US Charter Advocates Mount Opposition to DeVos Private School Agenda

20:26  30 march  2017
20:26  30 march  2017 Source:   usnews.com

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— Charter schools added 240,000 new students last school year, an increase of 7 percent over the previous year, according to data from 42 states tabulated by the National Alliance for Public Charter Schools . That jump represents one of the largest enrollment spikes in terms of raw numbers in the sector’s 30-year history, the NAPCS said. — So, does parents’ renewed interest in charters mean the movement could regain some of its clout, following progressive presidential candidates’ disavowals of them and the pro- charter Trump administration’s ouster? Not necessarily, charter advocates say.

DeVos ’ agenda rebuked. Lawmakers last month left out of their massive spending package several initiatives that DeVos championed or put forward in the Education Department’s budget proposal, including a billion grant program to promote school choice. The spending bill can be viewed as a rebuke to DeVos ’ agenda , said Aaron Pallas, professor of education and sociology at Columbia University’s Teachers College. “A lot of that could be interpreted as an indication of a lack of confidence that Congress has in her, as well as the fact that education has a very broad complex of stakeholders.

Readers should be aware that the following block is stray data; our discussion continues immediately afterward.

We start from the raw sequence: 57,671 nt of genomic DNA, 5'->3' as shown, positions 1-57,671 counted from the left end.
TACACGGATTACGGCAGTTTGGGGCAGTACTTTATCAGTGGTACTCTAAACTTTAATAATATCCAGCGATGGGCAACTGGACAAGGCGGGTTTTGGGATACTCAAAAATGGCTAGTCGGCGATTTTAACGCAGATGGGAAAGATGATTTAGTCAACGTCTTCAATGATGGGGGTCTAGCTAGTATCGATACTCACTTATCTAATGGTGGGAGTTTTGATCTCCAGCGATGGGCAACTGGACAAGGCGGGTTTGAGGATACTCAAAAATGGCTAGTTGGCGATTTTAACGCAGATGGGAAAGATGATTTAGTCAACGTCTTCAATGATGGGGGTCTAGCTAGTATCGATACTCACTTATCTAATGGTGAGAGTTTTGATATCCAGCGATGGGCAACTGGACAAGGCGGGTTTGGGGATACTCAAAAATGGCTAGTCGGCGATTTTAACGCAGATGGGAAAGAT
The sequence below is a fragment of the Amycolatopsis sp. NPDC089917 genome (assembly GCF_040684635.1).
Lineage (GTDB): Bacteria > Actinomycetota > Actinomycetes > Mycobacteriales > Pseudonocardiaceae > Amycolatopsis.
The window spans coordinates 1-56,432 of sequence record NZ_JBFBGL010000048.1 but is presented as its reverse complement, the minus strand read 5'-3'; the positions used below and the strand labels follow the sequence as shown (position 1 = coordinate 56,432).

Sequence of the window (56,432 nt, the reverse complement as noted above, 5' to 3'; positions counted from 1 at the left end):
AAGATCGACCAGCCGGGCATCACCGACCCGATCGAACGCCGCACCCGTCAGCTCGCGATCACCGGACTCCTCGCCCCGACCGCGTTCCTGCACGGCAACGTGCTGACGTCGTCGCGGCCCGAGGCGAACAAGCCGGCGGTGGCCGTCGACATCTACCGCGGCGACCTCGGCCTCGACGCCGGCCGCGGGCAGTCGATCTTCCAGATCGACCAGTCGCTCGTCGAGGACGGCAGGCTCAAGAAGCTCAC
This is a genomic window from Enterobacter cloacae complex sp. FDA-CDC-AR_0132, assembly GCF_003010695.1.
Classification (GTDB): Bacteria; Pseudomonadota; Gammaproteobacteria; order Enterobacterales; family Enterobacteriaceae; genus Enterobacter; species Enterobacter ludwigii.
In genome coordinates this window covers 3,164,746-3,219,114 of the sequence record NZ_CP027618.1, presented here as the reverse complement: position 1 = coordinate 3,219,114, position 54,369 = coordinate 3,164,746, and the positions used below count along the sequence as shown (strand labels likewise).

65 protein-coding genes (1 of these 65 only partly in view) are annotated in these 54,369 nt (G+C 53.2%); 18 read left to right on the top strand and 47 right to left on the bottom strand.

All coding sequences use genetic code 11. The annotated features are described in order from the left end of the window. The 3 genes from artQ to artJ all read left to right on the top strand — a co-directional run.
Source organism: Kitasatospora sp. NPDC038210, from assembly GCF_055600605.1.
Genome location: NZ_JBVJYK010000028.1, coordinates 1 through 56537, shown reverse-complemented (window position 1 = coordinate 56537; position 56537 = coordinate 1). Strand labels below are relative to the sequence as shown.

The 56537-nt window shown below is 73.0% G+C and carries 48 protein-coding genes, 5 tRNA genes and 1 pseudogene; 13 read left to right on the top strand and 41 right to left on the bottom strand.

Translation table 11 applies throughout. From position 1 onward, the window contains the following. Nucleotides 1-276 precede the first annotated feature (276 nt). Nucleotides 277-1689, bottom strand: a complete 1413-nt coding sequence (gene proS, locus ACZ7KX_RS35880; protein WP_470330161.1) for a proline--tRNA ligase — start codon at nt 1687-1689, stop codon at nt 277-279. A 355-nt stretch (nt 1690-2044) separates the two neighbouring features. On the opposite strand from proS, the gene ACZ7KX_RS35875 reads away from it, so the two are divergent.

Denver Public Schools Superintendent Tom Boasberg speaks during a news conference, at the Denver Public Schools downtown campus, in Denver, Thursday, Feb. 16, 2017.: Denver Public Schools Superintendent Tom Boasberg rebuffed Education Secretary Betsy DeVos' Wednesday remarks about the city’s lack of private school choice options. © (Thomas Peipert/AP) Denver Public Schools Superintendent Tom Boasberg rebuffed Education Secretary Betsy DeVos' Wednesday remarks about the city’s lack of private school choice options.

Charter school advocates are increasingly pushing back against Secretary of Education Betsy DeVos’ private school choice agenda.

The latest comes from Denver school Superintendent Tom Boasberg, who rebuffed remarks made by the secretary Wednesday about the city’s lack of private school choice options.

“We do not support private school vouchers,” Boasberg said in a statement. “We believe that public dollars should be used for public schools that are open to all kids, whether they are district-run or charter.”